U.S. EPA issues PCB permit to Kettleman Hills hazardous waste facility
KETTLEMAN CITY, Calif. – The U.S. Environmental Protection Agency (EPA) issued a permit renewal and modification for the continued storage and disposal of polychlorinated biphenyl (PCB) waste at the Kettleman Hills hazardous waste facility. The facility is located along the I-5 corridor approximately 3.5 miles southwest of Kettleman City, California. The permit includes comprehensive operating, monitoring and reporting requirements to ensure that PCB waste operations are protective of public health and the environment.
EPA’s permit will allow Chemical Waste Management Inc. (CWM), the owner and operator of the Kettleman Hills Facility, to continue storing and disposing of PCB waste. Under the permit, valid for 10 years, the PCB disposal can take place at the existing hazardous waste landfill. This disposal location has already been approved by the California Department of Toxic Substances Control. The permit decision follows a public comment period and engagement process during which EPA hosted several public meetings and a public hearing.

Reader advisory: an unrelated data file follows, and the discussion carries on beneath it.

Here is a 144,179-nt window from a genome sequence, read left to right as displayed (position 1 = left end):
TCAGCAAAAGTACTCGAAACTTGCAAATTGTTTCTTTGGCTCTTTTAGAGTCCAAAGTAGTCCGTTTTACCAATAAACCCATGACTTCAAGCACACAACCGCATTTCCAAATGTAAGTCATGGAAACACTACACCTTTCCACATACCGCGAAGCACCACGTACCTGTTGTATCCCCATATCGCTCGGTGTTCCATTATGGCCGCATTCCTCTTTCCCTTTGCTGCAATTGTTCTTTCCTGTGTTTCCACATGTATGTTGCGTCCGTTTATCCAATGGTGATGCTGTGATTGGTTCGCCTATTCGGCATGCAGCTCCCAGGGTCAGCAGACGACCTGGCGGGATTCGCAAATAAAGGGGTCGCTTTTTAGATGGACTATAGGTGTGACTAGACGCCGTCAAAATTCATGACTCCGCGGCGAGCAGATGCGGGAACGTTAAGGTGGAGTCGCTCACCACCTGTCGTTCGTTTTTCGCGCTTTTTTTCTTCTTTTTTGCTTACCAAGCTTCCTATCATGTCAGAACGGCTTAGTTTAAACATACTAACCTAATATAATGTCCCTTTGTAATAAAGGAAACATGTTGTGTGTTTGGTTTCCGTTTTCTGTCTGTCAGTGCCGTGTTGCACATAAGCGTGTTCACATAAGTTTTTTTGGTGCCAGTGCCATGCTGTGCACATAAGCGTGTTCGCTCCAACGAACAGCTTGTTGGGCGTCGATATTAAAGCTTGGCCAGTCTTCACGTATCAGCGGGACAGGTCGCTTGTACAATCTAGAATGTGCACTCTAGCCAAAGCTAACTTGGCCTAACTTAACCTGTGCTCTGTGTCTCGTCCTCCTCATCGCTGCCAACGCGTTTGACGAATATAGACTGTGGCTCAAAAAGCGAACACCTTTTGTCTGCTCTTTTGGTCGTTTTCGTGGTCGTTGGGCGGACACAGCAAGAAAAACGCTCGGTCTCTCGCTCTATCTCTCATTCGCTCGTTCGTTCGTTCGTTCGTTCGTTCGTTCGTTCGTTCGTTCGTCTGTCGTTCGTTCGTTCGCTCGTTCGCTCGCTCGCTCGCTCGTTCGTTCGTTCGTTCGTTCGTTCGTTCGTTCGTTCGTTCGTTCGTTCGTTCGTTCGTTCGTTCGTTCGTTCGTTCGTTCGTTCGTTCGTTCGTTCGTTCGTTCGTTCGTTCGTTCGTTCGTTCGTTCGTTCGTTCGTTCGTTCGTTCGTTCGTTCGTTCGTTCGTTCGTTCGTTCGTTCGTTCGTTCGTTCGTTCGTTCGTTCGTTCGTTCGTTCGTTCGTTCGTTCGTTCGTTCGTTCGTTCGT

EPA also prepared an Environmental Justice Analysis to document that environmental justice concerns, including the need for outreach to potentially affected communities to seek their involvement, were considered in the approval of the permit. The document carrying today’s decision includes the EPA’s responses to the 23 people who commented during the public comment period.
The permit and supporting documents are available for review online at https://www.epa.gov/ca/kettleman-hills. Information is also available in Spanish.
PCBs are toxic, manmade chemicals formerly used in electrical equipment. Congress banned the manufacture of PCBs in the U.S. in 1976 due to concerns over environmental and public health hazards. EPA has identified PCBs as probable human carcinogens, and they have also been shown to cause other adverse health effects on the immune system, reproductive system, nervous system, and endocrine system.